By Courtney Loftin

An entrepreneurial spirit and good attitude has carried this wonderous antique establishment.

Instantly upon arriving at Vivian’s Vintage Varieties I am greeted with the generous smile of an energetic woman in gold wired glasses and her dog. There is an intangible sense of welcome. “I’m Vivian,” she says leading the dog away into an enclave created by a few wooden dressers and housewares.

I began to have a look around. In every direction that I turned, among the array of antiques and heirlooms, it is noticeable that each piece is much different than the next. There are consumer goods, like purses and necklaces, but also rare antiques, ceramics, wood carvings, busts, and jewelry that caters to artisan collectors. I sat with Vivian for 2 hours. Well, I sat, she stood. We conversed about life, owning a small business, what the world is like now compared to the one in which she grew up. Vivian was wise and encouraging.

How did you get involved in selling antiques?
It started out when I was younger.My dad would sell fruit from his stand, so I learned from that. I put my tarp out and put toys on it, vegetables from the garden, and I sold. I had never seen a garage sale. I had never heard of one! No one had ever done that. After we [she and her husband] bought a home, I would do a yard sale or two every year. We were on a busy street, so people came by and just bought and bought and bought.

How long have you been in the antique business?
I’ve been in business for 35 years. I started out at Antique America in Davenport and it was an absolutely phenomenal business. Whatever you bought, it sold. There weren’t any malls up and down the interstate, there wasn’t any Facebook, or Craigslist and all those things. I don’t remember a Goodwill at all, nothing like what they have today.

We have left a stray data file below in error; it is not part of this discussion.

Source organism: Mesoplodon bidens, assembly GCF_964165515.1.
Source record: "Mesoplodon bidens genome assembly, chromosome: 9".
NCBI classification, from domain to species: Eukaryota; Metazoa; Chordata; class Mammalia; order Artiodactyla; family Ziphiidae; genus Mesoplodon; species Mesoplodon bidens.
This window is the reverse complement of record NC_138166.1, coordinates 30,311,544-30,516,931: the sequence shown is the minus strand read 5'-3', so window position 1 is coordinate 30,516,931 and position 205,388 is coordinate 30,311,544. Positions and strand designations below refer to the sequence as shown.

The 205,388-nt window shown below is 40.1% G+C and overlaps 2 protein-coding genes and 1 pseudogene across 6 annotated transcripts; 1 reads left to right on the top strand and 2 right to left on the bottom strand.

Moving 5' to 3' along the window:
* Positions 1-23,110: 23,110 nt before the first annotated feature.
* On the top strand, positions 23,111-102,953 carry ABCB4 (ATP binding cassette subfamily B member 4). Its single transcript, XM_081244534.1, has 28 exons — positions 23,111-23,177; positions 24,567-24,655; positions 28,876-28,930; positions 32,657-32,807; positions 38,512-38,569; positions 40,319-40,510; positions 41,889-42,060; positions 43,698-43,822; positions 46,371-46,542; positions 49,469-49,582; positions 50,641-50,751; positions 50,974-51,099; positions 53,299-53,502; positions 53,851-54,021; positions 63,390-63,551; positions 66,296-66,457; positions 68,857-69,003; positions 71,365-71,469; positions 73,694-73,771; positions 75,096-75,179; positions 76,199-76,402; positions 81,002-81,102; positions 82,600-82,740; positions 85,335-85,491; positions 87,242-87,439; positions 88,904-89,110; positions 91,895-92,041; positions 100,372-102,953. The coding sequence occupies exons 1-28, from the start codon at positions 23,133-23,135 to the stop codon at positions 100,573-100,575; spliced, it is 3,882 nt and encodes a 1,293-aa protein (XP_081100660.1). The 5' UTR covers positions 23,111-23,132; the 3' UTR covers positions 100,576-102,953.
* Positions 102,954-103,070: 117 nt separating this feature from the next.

I was in Antique America for 12 years. I worked my way up and became one of the top ten dealers. During that time, I began doing more research. There was a room full of antique books and you could research what you had. There was no Internet then, so you just had to search book by book.

How have you overcome obstacles throughout your years in business?
I learned not to get angry or bitter, but to keep a good attitude.

When did you decide to open Vintage Varieties?
After over a decade of selling in the antique mall, I found a retail space in Moline which I decided to move into. That was my first stand-alone store. It was a divine decision. I had no idea about it then, but two months later Antique America closed! I stayed at my first store for ten years successfully, and I closed it to take care of my husband when he became ill. It was in the years following that I began doing the bigger antique shows.

What was your experience like going to larger antique shows?
I frequently went to the largest antique show in Florida where they have antiques from all around the world. They had three seminars at the show in Florida, and guess who was at the seminars? Me. There, I learned. I learned by seeing and handling and looking. It’s different when you see it, it gave me a wide knowledge of all different kinds of antiques.

How do you keep the stamina going?
I’m high energy. You know why? Because I’m always doing it. If you sit down, you don’t get back up. You’ve got to keep moving. You learn, and you learn, and you learn, and then finally you realize you don’t know anything because there’s so much to know. 
The more you know the more there is to know, which makes it very interesting.

What else are you working on?
I have gone into interior decorating. I’ve decorated some of the lofts downtown.

Any advice for the rising generations?
Don’t tell me you don’t have any money. It’s that you don’t know what to do with your money. You can have anything you want. My husband was a pastor and we lived on a very limited salary, no retirement, none. We made no money, but I lived by faith. Anybody that comes in is going to hear about the Lord from me.

Vintage Varieties has many treasures, the best of all being Vivian herself. Thirty-five years of small business ownership is a feat to aspire to. Vivian reminds us that most of all you must have passion for your work. “I love what I’m doing. Sometimes I tell people when they buy something they’re taking a piece of my heart with them.”

Vintage Varieties
1808 3rd Avenue
Rock Island, Illinois 61201